On December 22, 2015, Respondents filed a motion to strike supplement to pro se petition. (ECF No. 26). After the motion was fully briefed (ECF No. 27, 28), this Court issued an order denying the motion to strike as moot and finding that Petitioner's “supplement” was “an attempt to set out additional factual allegations in his original pleading” pursuant to Fed.R.Civ.P. 15(c). (ECF No. 29 at 2). Respondents filed a motion for reconsideration (ECF No. 30) which the Court denied (ECF No. 44).

         II. DISCUSSION

         In the motion to dismiss, Respondents argue that the amended petition is untimely, that Ground 3(e) is not cognizable under the federal constitution, and that Ground 3(c) is unexhausted.[1] (ECF No. 35 at 2, 6, 8). Petitioner filed a response in opposition (ECF No. 42) and Respondents filed a reply (ECF No. 43). The Court will address these arguments in turn.

         A. Relation Back

         In the motion to dismiss, Respondents acknowledge that Petitioner's original § 2254 petition, filed on October 20, 2014, is timely. (ECF No. 35 at 4). Respondents argue that the amended petition is untimely unless Petitioner establishes that his amended petition relates back to the original timely filed petition. (Id.) Respondents argue that Petitioner's “supplement” is not a document to which Petitioner's amended petition can relate back to. (Id.). Respondents assert that the Court should dismiss Petitioner's amended petition as untimely “to the extent that he is unable to demonstrate that all of the claims relate back to his original timely filed petition.”[2] (Id. at 6).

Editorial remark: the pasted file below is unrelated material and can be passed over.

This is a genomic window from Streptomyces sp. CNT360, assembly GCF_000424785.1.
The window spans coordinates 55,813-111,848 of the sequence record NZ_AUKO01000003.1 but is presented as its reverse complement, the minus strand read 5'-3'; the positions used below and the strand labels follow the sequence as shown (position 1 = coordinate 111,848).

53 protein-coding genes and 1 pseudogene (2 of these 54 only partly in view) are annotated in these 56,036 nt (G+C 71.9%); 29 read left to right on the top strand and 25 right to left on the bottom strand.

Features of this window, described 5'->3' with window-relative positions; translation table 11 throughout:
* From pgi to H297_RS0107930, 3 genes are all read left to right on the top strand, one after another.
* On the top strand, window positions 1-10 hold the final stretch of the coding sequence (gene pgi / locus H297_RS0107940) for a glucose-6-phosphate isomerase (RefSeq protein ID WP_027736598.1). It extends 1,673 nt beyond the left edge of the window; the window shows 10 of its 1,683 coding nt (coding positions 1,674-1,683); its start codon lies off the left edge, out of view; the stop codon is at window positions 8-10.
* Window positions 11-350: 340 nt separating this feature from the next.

In response, Petitioner analyzes all four grounds in the amended petition and argues that they relate back. (ECF No. 42 at 5-11).

         In reply, Respondents argue that Grounds 3(c) and 3(d) are untimely and do not relate back. (ECF No. 43 at 1).

         Pursuant to Federal Rule of Civil Procedure 15, an amended pleading “relates back” to the date of the original pleading when “the amendment asserts a claim or defense that arose out of the conduct, transaction, or occurrence set out-or attempted to be set out-in the original pleading.” Fed.R.Civ.P. 15(c)(1)(B). An amended petition only relates back to the original petition if the amended claims are “tied to a common core of operative facts” as alleged in the original petition. Mayle v. Felix, 545 U.S. 644, 664 (2005). In Mayle, the Supreme Court held that an amended petition does not relate back to the original petition “when it asserts a new ground for relief supported by facts that differ in both time and type from those the original pleading set forth.” Id. at 650. The Supreme Court rejected the argument that “the one-year period could be revived simply because [the amended claims] relate to the same trial, conviction, or sentence” as the claims asserted in the original petition. Id. at 662.

         As an initial matter, the Court notes that Respondents do not argue that Grounds 1, 2, and 4 are untimely in their reply. (See generally ECF No. 43). The Court has reviewed Petitioner's timeliness and relation back arguments with respect to those ...